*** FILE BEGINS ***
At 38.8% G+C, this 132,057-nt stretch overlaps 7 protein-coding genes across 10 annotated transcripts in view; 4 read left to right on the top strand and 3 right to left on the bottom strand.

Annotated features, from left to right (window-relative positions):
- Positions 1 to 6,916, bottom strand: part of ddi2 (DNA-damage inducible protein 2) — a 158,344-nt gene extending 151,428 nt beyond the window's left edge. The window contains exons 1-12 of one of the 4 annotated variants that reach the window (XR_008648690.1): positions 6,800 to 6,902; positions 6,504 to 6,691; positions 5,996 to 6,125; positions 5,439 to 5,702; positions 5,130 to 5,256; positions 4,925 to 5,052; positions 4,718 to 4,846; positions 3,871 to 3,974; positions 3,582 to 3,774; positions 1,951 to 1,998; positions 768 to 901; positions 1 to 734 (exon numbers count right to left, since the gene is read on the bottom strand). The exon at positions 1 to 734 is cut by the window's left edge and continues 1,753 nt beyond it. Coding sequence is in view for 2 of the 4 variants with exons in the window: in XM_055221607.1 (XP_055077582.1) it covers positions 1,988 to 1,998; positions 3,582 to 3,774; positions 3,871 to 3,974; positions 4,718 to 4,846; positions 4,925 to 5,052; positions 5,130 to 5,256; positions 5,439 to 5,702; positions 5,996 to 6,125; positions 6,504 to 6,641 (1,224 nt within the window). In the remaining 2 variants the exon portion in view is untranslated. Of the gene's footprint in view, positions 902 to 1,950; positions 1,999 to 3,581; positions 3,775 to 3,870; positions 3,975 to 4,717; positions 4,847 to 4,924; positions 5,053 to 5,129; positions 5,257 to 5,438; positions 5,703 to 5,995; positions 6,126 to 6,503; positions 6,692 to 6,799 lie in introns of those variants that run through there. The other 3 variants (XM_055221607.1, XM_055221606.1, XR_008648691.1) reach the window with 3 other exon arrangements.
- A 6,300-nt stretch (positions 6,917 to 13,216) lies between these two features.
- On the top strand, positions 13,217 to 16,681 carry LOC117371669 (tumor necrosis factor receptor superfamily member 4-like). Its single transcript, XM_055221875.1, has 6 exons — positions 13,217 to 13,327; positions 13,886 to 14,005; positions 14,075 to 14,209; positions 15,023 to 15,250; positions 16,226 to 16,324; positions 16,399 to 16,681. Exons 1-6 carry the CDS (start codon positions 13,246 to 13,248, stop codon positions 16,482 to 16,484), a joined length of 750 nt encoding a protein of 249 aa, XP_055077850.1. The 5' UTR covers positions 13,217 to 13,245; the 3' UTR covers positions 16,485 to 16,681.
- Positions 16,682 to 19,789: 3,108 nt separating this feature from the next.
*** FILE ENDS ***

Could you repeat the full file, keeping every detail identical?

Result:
At 38.8% G+C, this 132,057-nt stretch overlaps 7 protein-coding genes across 10 annotated transcripts in view; 4 read left to right on the top strand and 3 right to left on the bottom strand.

Annotated features, from left to right (window-relative positions):
- Positions 1 to 6,916, bottom strand: part of ddi2 (DNA-damage inducible protein 2) — a 158,344-nt gene extending 151,428 nt beyond the window's left edge. The window contains exons 1-12 of one of the 4 annotated variants that reach the window (XR_008648690.1): positions 6,800 to 6,902; positions 6,504 to 6,691; positions 5,996 to 6,125; positions 5,439 to 5,702; positions 5,130 to 5,256; positions 4,925 to 5,052; positions 4,718 to 4,846; positions 3,871 to 3,974; positions 3,582 to 3,774; positions 1,951 to 1,998; positions 768 to 901; positions 1 to 734 (exon numbers count right to left, since the gene is read on the bottom strand). The exon at positions 1 to 734 is cut by the window's left edge and continues 1,753 nt beyond it. Coding sequence is in view for 2 of the 4 variants with exons in the window: in XM_055221607.1 (XP_055077582.1) it covers positions 1,988 to 1,998; positions 3,582 to 3,774; positions 3,871 to 3,974; positions 4,718 to 4,846; positions 4,925 to 5,052; positions 5,130 to 5,256; positions 5,439 to 5,702; positions 5,996 to 6,125; positions 6,504 to 6,641 (1,224 nt within the window). In the remaining 2 variants the exon portion in view is untranslated. Of the gene's footprint in view, positions 902 to 1,950; positions 1,999 to 3,581; positions 3,775 to 3,870; positions 3,975 to 4,717; positions 4,847 to 4,924; positions 5,053 to 5,129; positions 5,257 to 5,438; positions 5,703 to 5,995; positions 6,126 to 6,503; positions 6,692 to 6,799 lie in introns of those variants that run through there. The other 3 variants (XM_055221607.1, XM_055221606.1, XR_008648691.1) reach the window with 3 other exon arrangements.
- A 6,300-nt stretch (positions 6,917 to 13,216) lies between these two features.
- On the top strand, positions 13,217 to 16,681 carry LOC117371669 (tumor necrosis factor receptor superfamily member 4-like). Its single transcript, XM_055221875.1, has 6 exons — positions 13,217 to 13,327; positions 13,886 to 14,005; positions 14,075 to 14,209; positions 15,023 to 15,250; positions 16,226 to 16,324; positions 16,399 to 16,681. Exons 1-6 carry the CDS (start codon positions 13,246 to 13,248, stop codon positions 16,482 to 16,484), a joined length of 750 nt encoding a protein of 249 aa, XP_055077850.1. The 5' UTR covers positions 13,217 to 13,245; the 3' UTR covers positions 16,485 to 16,681.
- Positions 16,682 to 19,789: 3,108 nt separating this feature from the next.